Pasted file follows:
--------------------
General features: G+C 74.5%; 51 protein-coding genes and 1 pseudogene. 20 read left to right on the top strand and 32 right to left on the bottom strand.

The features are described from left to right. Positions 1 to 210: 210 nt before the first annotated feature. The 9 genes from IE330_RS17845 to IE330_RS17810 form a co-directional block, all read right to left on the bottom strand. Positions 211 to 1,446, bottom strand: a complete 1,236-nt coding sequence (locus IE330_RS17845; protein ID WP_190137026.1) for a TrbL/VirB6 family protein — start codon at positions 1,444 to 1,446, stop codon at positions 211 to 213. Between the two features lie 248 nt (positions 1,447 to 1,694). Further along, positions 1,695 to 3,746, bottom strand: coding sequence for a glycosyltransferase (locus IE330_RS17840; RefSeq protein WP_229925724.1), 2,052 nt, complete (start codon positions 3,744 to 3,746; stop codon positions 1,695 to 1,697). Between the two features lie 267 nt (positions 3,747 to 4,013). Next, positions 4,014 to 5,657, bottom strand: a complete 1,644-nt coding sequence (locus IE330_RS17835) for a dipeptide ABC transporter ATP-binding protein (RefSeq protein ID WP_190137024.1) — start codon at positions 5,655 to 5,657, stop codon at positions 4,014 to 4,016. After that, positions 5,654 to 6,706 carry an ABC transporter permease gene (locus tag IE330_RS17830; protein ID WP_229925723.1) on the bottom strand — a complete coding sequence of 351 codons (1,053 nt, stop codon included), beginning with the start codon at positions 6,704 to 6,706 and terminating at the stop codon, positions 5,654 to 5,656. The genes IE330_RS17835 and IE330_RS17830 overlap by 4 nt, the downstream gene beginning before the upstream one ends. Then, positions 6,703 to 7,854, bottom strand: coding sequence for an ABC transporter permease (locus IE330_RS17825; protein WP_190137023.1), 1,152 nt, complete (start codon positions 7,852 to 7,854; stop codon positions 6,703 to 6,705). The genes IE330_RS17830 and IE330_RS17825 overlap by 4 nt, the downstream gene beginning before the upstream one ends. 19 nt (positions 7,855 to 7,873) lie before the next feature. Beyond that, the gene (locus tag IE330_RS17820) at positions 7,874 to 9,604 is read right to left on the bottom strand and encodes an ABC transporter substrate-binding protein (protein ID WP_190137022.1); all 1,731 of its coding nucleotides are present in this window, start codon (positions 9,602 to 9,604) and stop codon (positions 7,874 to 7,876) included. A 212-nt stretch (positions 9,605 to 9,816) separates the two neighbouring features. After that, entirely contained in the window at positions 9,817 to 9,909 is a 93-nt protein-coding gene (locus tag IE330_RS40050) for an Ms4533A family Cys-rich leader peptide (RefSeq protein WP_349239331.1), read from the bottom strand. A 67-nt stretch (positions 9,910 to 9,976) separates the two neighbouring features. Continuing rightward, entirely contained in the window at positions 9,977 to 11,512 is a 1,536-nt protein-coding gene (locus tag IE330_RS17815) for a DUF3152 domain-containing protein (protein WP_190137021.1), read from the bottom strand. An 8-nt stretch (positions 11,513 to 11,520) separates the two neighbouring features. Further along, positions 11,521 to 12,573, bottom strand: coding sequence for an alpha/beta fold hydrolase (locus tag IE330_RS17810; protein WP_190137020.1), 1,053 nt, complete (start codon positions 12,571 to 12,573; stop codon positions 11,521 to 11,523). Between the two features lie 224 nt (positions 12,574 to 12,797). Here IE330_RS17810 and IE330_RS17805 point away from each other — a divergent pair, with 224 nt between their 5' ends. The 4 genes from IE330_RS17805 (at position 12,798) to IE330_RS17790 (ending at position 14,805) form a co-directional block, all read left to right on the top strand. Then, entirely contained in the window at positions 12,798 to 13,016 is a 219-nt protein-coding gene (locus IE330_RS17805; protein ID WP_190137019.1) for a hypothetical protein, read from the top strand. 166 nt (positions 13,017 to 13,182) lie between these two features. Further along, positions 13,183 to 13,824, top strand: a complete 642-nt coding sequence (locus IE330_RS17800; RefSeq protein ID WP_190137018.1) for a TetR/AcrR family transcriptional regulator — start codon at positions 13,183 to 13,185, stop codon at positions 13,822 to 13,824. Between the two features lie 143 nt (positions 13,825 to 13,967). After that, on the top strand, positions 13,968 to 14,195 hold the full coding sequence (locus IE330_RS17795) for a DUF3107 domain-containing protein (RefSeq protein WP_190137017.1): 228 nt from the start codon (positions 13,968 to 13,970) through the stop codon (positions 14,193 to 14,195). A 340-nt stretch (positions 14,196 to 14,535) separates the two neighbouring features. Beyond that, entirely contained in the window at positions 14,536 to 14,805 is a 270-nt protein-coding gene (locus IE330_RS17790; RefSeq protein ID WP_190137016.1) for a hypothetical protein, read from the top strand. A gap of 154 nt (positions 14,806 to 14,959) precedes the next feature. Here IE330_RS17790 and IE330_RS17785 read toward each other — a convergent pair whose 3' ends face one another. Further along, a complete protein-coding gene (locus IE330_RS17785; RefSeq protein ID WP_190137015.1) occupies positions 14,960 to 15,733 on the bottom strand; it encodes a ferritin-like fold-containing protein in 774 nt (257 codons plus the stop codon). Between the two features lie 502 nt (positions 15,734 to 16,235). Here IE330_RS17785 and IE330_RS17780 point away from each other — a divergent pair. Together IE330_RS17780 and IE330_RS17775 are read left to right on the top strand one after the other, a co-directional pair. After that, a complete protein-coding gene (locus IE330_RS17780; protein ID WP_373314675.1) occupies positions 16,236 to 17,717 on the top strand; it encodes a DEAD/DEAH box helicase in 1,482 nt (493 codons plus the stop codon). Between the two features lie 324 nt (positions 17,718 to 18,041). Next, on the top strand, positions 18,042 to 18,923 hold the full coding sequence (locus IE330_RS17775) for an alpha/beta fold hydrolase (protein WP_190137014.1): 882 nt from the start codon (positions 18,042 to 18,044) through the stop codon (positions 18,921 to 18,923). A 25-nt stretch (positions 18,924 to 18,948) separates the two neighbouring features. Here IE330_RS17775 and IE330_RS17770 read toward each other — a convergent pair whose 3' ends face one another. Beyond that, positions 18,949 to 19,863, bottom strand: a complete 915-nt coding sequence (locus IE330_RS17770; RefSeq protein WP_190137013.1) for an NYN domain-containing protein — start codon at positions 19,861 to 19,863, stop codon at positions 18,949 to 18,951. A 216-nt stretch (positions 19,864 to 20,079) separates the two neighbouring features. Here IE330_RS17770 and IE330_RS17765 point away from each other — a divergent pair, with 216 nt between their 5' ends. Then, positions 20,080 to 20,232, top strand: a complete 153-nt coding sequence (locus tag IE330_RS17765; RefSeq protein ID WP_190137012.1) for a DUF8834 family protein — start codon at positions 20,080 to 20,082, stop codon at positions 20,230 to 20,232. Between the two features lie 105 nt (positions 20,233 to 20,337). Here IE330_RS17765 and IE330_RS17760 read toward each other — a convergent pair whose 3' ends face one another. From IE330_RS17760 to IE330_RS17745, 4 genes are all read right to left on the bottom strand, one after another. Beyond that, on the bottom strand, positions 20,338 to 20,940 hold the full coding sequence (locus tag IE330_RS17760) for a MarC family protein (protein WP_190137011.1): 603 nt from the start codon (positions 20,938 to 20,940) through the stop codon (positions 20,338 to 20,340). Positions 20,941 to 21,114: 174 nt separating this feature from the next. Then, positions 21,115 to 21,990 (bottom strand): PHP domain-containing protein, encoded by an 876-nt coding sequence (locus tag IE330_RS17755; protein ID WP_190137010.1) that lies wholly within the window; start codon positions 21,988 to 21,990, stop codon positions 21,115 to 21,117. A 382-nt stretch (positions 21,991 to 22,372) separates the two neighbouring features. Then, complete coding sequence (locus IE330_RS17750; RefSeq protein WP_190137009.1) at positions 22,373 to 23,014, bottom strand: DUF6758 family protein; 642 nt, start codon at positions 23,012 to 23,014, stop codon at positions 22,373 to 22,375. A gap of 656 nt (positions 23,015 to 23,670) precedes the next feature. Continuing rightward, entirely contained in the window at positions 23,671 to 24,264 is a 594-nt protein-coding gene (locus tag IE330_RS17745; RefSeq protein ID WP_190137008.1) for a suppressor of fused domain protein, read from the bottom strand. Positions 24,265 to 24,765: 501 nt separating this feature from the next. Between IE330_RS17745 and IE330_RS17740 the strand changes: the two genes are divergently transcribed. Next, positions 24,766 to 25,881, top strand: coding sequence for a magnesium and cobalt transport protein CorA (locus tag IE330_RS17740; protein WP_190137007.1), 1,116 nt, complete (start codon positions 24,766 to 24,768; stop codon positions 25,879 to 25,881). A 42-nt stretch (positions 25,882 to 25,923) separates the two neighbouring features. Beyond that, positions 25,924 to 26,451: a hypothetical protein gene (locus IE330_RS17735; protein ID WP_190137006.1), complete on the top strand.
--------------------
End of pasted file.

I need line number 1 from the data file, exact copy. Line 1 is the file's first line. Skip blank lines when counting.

General features: G+C 74.5%; 51 protein-coding genes and 1 pseudogene. 20 read left to right on the top strand and 32 right to left on the bottom strand.